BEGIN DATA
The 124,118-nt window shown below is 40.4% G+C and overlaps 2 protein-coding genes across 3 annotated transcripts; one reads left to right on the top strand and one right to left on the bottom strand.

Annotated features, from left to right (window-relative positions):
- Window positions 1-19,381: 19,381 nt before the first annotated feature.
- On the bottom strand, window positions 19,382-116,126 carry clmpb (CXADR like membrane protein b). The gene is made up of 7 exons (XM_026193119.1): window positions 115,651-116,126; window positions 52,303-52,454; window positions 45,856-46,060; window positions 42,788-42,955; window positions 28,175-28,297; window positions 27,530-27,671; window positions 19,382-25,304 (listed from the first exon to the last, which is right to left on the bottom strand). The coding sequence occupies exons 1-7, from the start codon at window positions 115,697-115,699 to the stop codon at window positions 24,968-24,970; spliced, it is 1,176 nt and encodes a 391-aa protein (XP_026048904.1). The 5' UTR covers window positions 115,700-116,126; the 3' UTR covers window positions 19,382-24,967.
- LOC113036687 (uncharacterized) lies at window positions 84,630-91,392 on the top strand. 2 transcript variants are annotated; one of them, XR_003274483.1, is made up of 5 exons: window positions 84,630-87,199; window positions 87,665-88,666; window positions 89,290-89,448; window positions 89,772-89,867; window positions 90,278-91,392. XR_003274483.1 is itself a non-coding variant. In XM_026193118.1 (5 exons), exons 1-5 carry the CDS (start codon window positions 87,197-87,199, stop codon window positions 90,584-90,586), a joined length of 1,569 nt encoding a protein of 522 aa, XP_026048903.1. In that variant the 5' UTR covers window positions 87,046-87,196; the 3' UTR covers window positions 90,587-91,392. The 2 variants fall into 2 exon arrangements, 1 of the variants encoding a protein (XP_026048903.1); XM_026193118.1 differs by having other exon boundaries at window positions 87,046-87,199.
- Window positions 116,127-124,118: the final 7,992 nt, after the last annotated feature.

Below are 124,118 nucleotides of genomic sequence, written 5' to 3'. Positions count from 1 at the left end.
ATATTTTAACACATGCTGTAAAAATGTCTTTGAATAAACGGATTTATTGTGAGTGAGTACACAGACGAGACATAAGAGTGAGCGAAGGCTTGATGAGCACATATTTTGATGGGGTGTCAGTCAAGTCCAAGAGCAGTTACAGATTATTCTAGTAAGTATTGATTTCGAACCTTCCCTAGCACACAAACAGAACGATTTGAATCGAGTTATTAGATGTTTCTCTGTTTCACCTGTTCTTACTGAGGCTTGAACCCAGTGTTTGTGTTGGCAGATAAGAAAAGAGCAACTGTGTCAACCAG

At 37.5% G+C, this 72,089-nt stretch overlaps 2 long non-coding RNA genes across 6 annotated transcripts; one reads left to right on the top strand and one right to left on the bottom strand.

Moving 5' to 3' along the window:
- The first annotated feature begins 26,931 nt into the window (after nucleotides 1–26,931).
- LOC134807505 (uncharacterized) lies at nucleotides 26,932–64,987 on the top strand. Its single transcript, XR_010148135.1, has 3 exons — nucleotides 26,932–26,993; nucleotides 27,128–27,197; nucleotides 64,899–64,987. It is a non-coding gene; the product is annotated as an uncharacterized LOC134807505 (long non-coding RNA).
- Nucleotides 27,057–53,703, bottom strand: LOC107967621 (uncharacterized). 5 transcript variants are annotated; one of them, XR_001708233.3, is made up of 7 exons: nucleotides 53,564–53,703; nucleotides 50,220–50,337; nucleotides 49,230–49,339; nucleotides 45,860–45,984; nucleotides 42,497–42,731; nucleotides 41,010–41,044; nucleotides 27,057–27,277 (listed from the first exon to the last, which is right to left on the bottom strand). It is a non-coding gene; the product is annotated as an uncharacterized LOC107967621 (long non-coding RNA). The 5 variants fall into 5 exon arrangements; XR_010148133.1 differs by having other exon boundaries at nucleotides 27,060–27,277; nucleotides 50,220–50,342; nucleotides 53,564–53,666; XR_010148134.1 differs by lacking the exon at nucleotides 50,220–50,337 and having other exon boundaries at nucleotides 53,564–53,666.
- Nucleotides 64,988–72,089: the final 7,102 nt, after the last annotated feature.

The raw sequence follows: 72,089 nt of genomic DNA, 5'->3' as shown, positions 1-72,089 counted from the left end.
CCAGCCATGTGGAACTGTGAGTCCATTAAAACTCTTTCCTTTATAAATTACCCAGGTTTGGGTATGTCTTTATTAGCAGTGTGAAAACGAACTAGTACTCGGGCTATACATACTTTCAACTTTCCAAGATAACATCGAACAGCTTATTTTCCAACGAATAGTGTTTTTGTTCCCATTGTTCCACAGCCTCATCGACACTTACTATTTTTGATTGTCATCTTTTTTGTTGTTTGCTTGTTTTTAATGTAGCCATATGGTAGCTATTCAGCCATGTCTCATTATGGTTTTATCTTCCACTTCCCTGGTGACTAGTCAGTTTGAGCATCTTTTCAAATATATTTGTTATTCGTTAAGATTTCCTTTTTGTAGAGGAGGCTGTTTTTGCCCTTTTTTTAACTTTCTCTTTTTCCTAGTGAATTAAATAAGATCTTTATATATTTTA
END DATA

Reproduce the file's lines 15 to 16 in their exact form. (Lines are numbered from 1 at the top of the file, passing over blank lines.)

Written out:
The raw sequence follows: 72,089 nt of genomic DNA, 5'->3' as shown, positions 1-72,089 counted from the left end.
CCAGCCATGTGGAACTGTGAGTCCATTAAAACTCTTTCCTTTATAAATTACCCAGGTTTGGGTATGTCTTTATTAGCAGTGTGAAAACGAACTAGTACTCGGGCTATACATACTTTCAACTTTCCAAGATAACATCGAACAGCTTATTTTCCAACGAATAGTGTTTTTGTTCCCATTGTTCCACAGCCTCATCGACACTTACTATTTTTGATTGTCATCTTTTTTGTTGTTTGCTTGTTTTTAATGTAGCCATATGGTAGCTATTCAGCCATGTCTCATTATGGTTTTATCTTCCACTTCCCTGGTGACTAGTCAGTTTGAGCATCTTTTCAAATATATTTGTTATTCGTTAAGATTTCCTTTTTGTAGAGGAGGCTGTTTTTGCCCTTTTTTTAACTTTCTCTTTTTCCTAGTGAATTAAATAAGATCTTTATATATTTTA